A further safety feature prevents operation of the electrical circuit until the cams 72 and 73 and movable link member 87 are in the correct relative positions, and thus prevents operation of the circuit until the locking lever assembly is moved properly into the locking position shown in FIG. 10. To this end the cam 72 is provided with an electrically conducting pin 101 mounted parallel to shaft 74 in an insulated bushing 102. The pin extends through the cam from one face to the other. A further conducting pin 103 is mounted in an insulating bushing in a frame 104 attached to the housing 1. The pin 103 is threaded at its rear end and is provided with nuts 105 by which electrical connections can be made. Finally a stud 106 is provided on cam follower 90 and is electrically connected to earth.
The electrical circuit is arranged such that its operation is inhibited until the pin 103 is grounded via the pin 101 and stud 106. This required alignment of pins 101, 103 and stud 106 which will only be possible at one particular relative position of cams 72 and 73 and locking lever assembly 79. It should be noted that, once operation has started, alignment of these items is not necessary.
FIG. 11 shows, in block diagram form, the arrangement of the principal parts within the housing 1 which provide the suction to the transfer pipes 31. The pipes 31 are all commoned in the passageway 39 and are connected to a pipe which extends, via orifices 44 and 70, into the interior of housing 1. Within the housing 1 is a vacuum pump 110 connected to a solenoid operated diverter valve 111 having a vent 114 to atmosphere. The output of the valve 111 is connected via a silencer 112 and air filter 113 to the orifice. The valve 111 is such as to connect the orifice 70 either to the pump 110, to provide the necessary suction, or to atmosphere, so that not only is the vacuum released from the passageway 39, but the passageway is vented to atmosphere. A suction pressure of approximately 10" of mercury has been found satisfactory.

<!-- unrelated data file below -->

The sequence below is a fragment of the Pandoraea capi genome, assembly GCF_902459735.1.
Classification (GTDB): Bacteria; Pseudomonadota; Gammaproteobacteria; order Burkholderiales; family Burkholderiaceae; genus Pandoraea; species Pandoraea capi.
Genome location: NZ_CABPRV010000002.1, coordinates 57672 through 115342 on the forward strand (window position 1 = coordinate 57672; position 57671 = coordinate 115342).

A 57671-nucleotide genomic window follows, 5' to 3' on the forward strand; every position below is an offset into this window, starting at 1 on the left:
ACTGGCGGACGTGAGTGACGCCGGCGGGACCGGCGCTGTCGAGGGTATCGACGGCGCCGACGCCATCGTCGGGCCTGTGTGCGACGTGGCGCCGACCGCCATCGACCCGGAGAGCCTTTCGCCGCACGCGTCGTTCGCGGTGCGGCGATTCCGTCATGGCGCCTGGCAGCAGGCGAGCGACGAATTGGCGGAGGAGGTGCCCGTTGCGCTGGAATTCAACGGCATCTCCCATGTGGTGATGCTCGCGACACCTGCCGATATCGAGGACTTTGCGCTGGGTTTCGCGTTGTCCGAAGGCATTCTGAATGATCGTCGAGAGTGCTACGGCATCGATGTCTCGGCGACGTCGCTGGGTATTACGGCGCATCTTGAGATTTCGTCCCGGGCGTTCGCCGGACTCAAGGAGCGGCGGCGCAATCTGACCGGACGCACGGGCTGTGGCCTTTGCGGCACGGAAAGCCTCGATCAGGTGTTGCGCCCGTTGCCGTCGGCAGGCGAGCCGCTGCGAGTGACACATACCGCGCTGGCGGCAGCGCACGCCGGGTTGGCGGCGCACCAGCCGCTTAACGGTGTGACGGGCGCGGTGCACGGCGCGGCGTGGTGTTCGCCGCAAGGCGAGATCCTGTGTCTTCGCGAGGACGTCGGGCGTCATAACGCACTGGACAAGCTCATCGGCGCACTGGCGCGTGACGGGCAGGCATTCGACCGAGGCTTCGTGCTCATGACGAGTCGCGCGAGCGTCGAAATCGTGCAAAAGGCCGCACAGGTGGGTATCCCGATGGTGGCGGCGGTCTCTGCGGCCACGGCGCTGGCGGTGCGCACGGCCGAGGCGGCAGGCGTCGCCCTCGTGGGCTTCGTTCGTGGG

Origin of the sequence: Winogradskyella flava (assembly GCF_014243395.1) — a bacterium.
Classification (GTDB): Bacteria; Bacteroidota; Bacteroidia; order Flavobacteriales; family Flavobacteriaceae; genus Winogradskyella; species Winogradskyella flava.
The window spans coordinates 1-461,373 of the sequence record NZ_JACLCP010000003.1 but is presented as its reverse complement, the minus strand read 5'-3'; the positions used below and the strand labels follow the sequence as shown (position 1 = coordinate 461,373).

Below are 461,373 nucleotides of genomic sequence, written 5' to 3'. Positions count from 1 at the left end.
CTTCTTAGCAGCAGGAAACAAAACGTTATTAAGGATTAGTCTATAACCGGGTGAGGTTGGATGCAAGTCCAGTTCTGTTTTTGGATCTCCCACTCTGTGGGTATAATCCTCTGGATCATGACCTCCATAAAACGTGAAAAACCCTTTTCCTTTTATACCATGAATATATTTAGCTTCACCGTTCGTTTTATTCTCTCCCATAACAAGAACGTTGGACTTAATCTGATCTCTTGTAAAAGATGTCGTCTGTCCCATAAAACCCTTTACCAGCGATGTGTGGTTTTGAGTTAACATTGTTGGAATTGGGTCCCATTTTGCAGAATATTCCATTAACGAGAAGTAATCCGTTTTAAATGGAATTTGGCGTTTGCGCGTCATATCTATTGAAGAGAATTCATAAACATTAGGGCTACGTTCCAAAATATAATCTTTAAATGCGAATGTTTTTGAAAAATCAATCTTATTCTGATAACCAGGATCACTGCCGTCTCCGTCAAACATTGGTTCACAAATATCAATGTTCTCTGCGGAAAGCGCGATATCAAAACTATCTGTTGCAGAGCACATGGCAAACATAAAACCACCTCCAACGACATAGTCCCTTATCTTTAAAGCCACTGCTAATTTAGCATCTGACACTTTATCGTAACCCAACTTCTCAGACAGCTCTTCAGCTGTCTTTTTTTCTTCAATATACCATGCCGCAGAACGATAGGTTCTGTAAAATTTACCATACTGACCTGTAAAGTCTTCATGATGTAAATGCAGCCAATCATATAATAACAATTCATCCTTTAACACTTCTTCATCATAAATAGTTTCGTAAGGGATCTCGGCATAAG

The operation of the above described dispenser will now be explained, on the assumption that the magazine unit 11 has been fitted in the recess 2 of the housing as described above. The switch 10 is first operated to switch on the main supply to the dispenser, and this supplies power to the vacuum pump 110. During this period, the valve 111 is operable to vent orifice 70 to atmosphere, so no suction is applied to the transfer pipes 31.
A petri dish containing gel and onto which has been introduced the organism under test is placed on the carriage 4 which is then pushed inwards so that the petri dish lies directly underneath the magazine unit 11. As mentioned previously, the action of pushing the petri dish under the magazine unit depresses the microswitch operating button 9 to thus initiate the cycle of operation of the dispenser. This microswitch switches on an electric motor (not shown) within housing 1 which rotates cams 72, 73, 96 and 97.